A time to eat, and a time to be thankful.
This week marked the first Thanksgiving I’ve spent in America since I was 4. I can’t actually remember the last time I did Thanksgiving in the USA, but I assume there was turkey involved, and being in Honolulu, there was probably pineapples or something tropical.
There’s no real equivalent to Thanksgiving in Australian culture, except possibly Australia Day, which marks the day when the first English settlers (read: prison ships full of criminals) turned up in what is now Sydney. Kind of like the pilgrims, but with convictions for theft.
However, there’s no symbolic attachment of giving thanks or being with family on Australia Day; in fact most people just have a barbeque, drink, play cricket and listen to the Triple J Hottest 100 countdown on the radio. Which, come to think of it, is pretty Australian.
Since I don’t have any family living here in the USA, I accepted an invitation from a professor at the Meadows School of the Arts to an “Orphan’s Thanksgiving” that they were hosting for students like myself here in Dallas that were from overseas or couldn’t get home for thanksgiving.
Everyone was asked to bring a dish reflecting their home country. Given that most Americans can’t stand our default national dish of Vegemite, I decided to get creative and brought a plate of Tim Tam Rum Balls, made from Tim Tams (imagine two chocolate cookies, filled with chocolate cream, then wrapped in chocolate – that’s a Tim Tam), cream cheese, coconut, and Bundaberg Rum. In true Australian fashion, I put a little extra rum in them. They were tasty, but with a kick.
Not that we were able to eat them all. With twelve guests each bringing their own dish, along with what our hosts made, we had a surfeit of food. A giant turkey, a ham, a multitude of side dishes, and more desserts than could be counted.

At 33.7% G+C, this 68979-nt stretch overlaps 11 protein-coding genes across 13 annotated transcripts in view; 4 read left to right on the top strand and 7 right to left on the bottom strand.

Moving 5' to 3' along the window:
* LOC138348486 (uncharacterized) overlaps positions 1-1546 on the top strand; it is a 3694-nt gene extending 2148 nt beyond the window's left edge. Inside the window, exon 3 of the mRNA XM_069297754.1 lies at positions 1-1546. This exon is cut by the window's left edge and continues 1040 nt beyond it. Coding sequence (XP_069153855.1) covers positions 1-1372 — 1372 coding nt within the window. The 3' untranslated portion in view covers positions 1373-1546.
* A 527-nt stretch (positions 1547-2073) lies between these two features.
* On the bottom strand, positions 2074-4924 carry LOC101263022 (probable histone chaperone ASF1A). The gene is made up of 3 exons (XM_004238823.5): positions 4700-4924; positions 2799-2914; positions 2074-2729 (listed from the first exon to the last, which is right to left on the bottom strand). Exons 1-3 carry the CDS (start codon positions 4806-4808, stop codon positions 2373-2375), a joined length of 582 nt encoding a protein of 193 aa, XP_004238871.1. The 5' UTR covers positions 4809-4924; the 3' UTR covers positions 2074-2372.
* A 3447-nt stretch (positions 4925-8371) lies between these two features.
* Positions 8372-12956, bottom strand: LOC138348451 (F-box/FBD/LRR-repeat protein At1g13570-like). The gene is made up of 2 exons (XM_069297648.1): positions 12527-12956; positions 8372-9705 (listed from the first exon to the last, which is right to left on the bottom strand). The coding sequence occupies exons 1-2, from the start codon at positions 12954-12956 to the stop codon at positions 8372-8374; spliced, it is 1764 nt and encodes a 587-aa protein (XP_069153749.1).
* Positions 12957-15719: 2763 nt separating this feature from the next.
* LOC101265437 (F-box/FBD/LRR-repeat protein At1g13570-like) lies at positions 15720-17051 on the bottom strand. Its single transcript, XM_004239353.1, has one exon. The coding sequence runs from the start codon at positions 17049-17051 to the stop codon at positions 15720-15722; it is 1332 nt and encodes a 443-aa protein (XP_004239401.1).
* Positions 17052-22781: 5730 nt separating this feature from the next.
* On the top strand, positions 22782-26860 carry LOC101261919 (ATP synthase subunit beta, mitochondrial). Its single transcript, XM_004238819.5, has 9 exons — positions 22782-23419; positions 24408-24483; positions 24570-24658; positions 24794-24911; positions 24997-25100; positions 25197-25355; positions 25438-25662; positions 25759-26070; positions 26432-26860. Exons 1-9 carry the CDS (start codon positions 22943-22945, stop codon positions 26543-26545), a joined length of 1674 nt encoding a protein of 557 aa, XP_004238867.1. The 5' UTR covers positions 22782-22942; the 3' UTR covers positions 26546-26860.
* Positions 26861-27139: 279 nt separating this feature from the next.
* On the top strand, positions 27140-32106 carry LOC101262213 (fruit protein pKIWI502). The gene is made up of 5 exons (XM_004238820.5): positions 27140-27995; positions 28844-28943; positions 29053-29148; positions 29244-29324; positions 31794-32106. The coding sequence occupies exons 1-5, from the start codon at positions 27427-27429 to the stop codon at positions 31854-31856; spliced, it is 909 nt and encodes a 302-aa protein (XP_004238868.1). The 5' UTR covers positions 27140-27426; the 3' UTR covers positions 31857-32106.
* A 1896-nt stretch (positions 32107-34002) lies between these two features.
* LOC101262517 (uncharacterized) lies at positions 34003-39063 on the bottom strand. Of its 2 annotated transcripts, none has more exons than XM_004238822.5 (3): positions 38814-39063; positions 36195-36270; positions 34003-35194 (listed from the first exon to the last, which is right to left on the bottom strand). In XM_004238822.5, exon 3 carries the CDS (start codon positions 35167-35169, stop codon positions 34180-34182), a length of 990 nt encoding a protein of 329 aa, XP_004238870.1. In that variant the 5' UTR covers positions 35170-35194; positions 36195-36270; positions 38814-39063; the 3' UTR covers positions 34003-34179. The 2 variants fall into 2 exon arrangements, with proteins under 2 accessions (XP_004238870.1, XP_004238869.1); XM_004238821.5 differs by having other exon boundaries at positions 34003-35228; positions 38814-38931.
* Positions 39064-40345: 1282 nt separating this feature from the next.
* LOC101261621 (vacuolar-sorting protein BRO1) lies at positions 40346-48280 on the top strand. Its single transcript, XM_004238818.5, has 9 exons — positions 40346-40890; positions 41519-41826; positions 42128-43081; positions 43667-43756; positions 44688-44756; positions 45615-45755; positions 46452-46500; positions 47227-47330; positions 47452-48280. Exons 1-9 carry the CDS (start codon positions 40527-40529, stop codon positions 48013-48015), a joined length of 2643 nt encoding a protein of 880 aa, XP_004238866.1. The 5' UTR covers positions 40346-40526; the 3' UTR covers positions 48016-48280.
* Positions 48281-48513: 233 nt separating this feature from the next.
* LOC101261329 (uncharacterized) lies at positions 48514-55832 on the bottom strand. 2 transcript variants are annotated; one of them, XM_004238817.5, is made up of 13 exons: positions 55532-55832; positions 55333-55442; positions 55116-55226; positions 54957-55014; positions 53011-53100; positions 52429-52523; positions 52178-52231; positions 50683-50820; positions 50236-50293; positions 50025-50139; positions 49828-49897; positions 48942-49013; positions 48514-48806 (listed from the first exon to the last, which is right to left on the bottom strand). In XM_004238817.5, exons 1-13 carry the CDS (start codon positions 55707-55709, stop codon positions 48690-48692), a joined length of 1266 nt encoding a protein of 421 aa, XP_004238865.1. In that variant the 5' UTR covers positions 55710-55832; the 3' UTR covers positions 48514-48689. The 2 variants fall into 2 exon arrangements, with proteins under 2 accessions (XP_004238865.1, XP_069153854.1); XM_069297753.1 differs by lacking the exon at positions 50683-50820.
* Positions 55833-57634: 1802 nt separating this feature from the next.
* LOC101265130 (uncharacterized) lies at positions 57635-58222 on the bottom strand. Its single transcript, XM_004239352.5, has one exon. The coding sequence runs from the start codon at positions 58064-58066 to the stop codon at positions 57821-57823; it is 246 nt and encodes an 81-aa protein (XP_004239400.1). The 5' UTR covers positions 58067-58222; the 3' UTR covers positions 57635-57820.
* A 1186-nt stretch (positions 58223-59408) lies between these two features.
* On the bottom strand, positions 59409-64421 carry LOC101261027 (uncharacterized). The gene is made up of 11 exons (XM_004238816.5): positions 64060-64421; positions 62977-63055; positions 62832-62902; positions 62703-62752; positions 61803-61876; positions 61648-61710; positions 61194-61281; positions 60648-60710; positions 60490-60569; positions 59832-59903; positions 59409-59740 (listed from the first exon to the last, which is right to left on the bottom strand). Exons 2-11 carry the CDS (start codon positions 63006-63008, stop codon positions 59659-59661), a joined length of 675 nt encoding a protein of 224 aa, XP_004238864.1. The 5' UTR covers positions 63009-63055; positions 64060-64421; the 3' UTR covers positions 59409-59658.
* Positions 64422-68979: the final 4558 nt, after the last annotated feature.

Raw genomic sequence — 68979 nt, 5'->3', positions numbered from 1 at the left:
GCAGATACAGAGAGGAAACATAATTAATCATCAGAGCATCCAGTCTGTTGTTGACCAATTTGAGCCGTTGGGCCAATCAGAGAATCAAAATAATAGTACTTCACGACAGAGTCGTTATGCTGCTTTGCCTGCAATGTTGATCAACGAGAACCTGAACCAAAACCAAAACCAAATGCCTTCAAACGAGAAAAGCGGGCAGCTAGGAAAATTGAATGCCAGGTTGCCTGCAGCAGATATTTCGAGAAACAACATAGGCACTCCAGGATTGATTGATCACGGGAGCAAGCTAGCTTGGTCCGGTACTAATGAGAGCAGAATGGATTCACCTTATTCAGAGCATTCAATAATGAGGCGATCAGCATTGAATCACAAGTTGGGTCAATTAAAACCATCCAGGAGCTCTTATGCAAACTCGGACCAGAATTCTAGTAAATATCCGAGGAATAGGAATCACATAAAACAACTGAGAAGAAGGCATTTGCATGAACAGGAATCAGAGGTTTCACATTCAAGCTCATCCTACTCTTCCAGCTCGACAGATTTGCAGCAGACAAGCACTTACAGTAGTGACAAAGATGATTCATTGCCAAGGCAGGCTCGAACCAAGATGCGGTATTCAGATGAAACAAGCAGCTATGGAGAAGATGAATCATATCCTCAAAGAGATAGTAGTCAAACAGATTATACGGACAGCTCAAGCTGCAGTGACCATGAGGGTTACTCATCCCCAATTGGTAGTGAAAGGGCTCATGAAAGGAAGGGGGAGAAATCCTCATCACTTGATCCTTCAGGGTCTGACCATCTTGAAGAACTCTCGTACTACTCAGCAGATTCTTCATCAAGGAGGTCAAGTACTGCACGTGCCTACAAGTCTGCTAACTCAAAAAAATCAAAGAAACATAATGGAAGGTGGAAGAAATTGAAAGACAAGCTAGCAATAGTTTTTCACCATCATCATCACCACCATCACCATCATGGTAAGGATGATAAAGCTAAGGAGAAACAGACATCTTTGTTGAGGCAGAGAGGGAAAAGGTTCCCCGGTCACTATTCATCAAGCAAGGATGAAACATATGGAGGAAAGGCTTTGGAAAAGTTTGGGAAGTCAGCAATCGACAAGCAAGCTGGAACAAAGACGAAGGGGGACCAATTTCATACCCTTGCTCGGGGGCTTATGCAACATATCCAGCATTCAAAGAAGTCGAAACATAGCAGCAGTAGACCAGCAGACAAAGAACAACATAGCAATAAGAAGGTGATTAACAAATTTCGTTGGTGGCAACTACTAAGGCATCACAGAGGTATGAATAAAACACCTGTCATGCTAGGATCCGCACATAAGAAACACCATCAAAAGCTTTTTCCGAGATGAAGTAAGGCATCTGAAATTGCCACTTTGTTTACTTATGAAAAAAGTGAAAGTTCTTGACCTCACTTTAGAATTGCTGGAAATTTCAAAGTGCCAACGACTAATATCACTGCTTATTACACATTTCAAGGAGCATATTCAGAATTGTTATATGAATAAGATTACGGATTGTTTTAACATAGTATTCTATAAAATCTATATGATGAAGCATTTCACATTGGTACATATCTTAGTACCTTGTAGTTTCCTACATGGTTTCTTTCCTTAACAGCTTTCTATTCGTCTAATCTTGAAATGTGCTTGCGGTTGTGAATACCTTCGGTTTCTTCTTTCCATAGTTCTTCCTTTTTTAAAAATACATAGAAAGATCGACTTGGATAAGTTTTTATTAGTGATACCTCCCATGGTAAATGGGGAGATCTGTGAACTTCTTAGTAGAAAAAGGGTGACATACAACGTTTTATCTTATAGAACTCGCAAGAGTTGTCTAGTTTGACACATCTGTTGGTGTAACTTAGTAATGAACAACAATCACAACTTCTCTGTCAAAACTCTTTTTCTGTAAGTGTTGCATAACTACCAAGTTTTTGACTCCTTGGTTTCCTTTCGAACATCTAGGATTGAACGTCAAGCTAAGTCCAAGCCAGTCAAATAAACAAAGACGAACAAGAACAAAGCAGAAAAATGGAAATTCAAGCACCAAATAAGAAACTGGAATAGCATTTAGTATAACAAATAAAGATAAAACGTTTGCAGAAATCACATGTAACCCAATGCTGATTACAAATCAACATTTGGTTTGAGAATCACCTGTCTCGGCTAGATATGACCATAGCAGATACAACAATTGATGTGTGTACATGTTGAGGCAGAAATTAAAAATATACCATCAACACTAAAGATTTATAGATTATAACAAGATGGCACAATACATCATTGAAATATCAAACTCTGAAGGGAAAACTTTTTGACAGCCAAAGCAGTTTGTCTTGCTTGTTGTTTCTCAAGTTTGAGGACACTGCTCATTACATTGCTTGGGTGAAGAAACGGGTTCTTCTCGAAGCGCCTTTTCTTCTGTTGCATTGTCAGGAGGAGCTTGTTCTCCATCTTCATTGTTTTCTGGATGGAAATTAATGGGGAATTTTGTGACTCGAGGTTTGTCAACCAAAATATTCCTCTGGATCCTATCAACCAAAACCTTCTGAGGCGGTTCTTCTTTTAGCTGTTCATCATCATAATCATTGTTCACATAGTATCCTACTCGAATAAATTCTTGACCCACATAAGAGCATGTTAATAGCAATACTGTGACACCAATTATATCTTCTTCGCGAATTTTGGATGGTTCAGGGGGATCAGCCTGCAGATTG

The Italian exchange students Giulia and Riccardo made risotto, which was sublime. They were kind enough to teach me some pointers on cooking risotto. Apparently my stirring technique needed a lot of refinement, but they got it sorted out.
We also had an unusual dessert from Colombia, which comprised a collision between hot chocolate and fondue. We had a cup of cocoa, into which we put soft cheese. You dipped the bread into the cocoa, and spooned out the melted chocolate-cheese mix from the cup. It was surprisingly tasty.
There was even Australian wine, which our hosts had procured. Coincidentally, the wine came from a town called Avenel, which is less than an hour away from my family home back in Alexandra. Literally, you drive down the highway for 50 miles and then turn right and you get to Avenel. It was a nice touch to the day (and a good wine too).
We had a lot of food remaining at the end of the evening, and we were all sent home with a full plate each, so that we could enjoy the great tradition of eating Day-After-Thanksgiving leftovers.
But Thanksgiving isn’t (just) about food. It’s about coming together with friends and family, and celebrating gratitude for the things that we have. On reflection, there’s a lot for which I can be thankful. Even though it’s been hard work, the opportunity to move to the USA and study has been great. I’ve made some great friends, and learned a lot not just about business and the arts but about myself. There’s still a long way to go, and a lot more to learn, but having the chance to do so is fantastic. I’m also thankful for all my family and friends back home who have supported me throughout the journey so far.
And thanks to everyone who reads these blog entries. This whole site from the outset has been a bit of a project for my own benefit, but it's nice to know someone beside myself reads this.
This week is final exam week. It’s hard to believe that it’s been nearly a semester in Dallas, time has flown by. Just three days to go and it will be the winter break. I’m staying in Dallas for most of the break, helping out on a project for the National Center for Arts Research, catching up on reading, and learning some Italian ahead of moving to Milan in August next year.
But straight after exams, I’m off to Orlando for a week to participate in a leadership program at the Disney Institute. I'm really looking forward to the experience of learning about customer service and leadership from what I consider to be the largest arts organisation on the planet. However, it means that there may not be a blog entry next Sunday. We’ll see.
Observations on music, coffee, and the occasional controversial thought.
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